One face of the medal design for Gangwon 2024 has been revealed ©IOC

Part of the medal design for next year's Winter Youth Olympic Games in Gangwon has been revealed - with the winning effort called "a sparkling future".

Twenty-seven-year-old Brazilian Dante Akira Uwai won a competition that attracted 3,000 entries to design one face of the medals, which will be presented to young athletes in South Korea.

Uwai's design interprets the Gangwon 2024 motto "grow together, shine forever" with the medals including vertical lines to symbolise growth.

The diversity of Youth Olympic Games athletes is said to be represented through cut-outs and texture changes.

"The variety of shapes and forms depicts diversity and how we can all contribute to peace and coexistence in difference ways," the International Olympic Committee said. 

"The polished finishes create dynamic little sparks of light, symbolising the desire to surpass ourselves and make positive changes in the world."

A prototype of Uwai's design will now be refined, while the other side of the medals will be created by the Gangwon 2024 Organising Committee.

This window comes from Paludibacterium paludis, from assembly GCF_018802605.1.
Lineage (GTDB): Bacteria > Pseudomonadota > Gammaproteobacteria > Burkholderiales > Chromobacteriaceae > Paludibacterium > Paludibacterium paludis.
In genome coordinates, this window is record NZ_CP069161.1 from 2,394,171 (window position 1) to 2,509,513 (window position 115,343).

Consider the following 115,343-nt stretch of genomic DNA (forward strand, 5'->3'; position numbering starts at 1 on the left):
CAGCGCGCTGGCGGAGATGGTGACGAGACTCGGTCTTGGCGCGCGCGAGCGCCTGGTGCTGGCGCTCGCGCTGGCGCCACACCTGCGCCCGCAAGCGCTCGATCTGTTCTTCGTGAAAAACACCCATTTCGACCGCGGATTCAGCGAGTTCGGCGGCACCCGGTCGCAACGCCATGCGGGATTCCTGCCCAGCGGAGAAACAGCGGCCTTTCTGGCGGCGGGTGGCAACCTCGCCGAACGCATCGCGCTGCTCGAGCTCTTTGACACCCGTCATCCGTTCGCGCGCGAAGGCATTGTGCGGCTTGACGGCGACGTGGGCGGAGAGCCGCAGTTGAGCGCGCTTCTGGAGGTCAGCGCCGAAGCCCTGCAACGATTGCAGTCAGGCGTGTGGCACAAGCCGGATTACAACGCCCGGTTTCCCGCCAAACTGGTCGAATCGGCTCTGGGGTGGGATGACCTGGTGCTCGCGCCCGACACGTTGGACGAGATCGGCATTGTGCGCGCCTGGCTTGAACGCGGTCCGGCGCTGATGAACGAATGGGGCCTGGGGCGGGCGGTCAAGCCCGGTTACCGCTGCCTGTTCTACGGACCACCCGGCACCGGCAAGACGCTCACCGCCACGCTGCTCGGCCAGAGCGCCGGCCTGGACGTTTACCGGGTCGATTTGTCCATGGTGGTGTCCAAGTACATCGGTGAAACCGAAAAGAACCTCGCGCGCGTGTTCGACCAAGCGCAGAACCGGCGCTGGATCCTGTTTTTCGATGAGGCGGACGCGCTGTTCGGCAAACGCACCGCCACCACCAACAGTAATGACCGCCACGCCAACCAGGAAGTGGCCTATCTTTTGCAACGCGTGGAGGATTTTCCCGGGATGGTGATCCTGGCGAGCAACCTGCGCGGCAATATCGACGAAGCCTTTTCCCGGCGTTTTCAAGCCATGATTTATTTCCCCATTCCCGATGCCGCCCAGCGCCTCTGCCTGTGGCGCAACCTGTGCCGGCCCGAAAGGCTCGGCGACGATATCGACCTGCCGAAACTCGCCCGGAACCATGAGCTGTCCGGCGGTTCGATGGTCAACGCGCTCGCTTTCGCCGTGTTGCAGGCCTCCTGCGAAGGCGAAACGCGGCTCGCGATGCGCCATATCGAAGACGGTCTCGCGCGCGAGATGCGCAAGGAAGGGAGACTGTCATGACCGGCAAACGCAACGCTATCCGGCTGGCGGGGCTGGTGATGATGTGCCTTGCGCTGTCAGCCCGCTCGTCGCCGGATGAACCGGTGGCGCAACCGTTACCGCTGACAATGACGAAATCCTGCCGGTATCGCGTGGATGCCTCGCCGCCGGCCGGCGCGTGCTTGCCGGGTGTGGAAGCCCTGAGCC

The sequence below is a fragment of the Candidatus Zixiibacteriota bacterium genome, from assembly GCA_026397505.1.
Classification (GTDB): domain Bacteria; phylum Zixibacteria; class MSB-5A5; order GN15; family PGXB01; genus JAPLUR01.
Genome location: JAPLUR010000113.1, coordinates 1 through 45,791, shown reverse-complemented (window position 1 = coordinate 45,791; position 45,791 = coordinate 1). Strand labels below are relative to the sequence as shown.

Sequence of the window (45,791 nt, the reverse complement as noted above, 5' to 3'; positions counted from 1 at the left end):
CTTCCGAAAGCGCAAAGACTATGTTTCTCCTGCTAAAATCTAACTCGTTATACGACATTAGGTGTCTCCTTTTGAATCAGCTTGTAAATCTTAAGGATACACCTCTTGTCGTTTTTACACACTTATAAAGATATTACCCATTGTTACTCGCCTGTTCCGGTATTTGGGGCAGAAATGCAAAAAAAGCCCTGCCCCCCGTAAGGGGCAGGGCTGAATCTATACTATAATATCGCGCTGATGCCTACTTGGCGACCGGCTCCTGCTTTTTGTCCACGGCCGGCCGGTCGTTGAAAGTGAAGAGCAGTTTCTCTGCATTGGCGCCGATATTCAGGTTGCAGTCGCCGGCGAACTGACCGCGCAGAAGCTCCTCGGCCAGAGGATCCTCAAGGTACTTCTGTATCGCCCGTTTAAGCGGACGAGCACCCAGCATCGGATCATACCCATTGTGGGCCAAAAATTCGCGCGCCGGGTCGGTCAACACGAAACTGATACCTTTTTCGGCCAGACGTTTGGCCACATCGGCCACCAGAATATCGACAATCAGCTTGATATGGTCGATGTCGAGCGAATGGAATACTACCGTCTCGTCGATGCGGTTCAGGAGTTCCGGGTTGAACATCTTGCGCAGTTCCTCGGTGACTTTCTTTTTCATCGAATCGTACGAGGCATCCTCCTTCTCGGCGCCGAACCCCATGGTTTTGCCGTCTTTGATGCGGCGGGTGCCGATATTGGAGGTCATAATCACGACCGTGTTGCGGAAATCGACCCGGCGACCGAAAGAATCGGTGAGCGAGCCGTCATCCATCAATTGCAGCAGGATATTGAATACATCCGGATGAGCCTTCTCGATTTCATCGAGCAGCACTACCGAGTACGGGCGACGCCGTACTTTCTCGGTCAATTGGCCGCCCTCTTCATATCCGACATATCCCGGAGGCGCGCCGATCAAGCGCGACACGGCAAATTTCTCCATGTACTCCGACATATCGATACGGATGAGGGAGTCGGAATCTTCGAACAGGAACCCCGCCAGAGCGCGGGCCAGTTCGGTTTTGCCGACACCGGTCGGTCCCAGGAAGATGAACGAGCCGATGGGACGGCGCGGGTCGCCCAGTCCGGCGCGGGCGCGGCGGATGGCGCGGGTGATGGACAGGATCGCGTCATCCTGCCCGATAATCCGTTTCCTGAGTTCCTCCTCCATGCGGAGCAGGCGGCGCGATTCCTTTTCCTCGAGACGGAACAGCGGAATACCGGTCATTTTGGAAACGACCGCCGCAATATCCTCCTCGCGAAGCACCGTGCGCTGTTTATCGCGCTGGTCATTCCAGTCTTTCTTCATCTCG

This will feature the Games emblem and elements of Korean culture.

"I didn't want the medal to be a frame for a painting, only to be looked at," Uwai said. 

"I wanted it to be treated as a sculpture. 

"Something that could be picked up, viewed from different angles, and felt for its texture. 

The winning design is called
The winning design is called "a sparkling future" ©IOC

"I think the medal has a lot of that and this was very important to me.

"Winning recognition like that, out of 3,000 submissions, is very important to me and I will cherish it for the rest of my life.

"In Brazil, there is a saying - 'what differentiates an artist from other people is not talent, but a burning need to create'.

"That's something that resonates with me."

Designers from 120 countries entered the medal competition.

Zakea Page of New Zealand was involved in selecting the winner after his design was picked for the last Winter Youth Olympics in Lausanne in 2020.

"This design is a worthy winner and a beautiful interpretation of the values of the Youth Olympic Games," he said.

"To me, it is reminiscent of the traditional paper lanterns that are a hallmark of Republic of Korea's celebration, hanging like canopies around temples and in parades, even dotted throughout the streets of Seoul."

Luisa Valencia Gomez of Colombia was second in the design contest and Carlos Alejandro Castañeda Arenas of Mexico was third.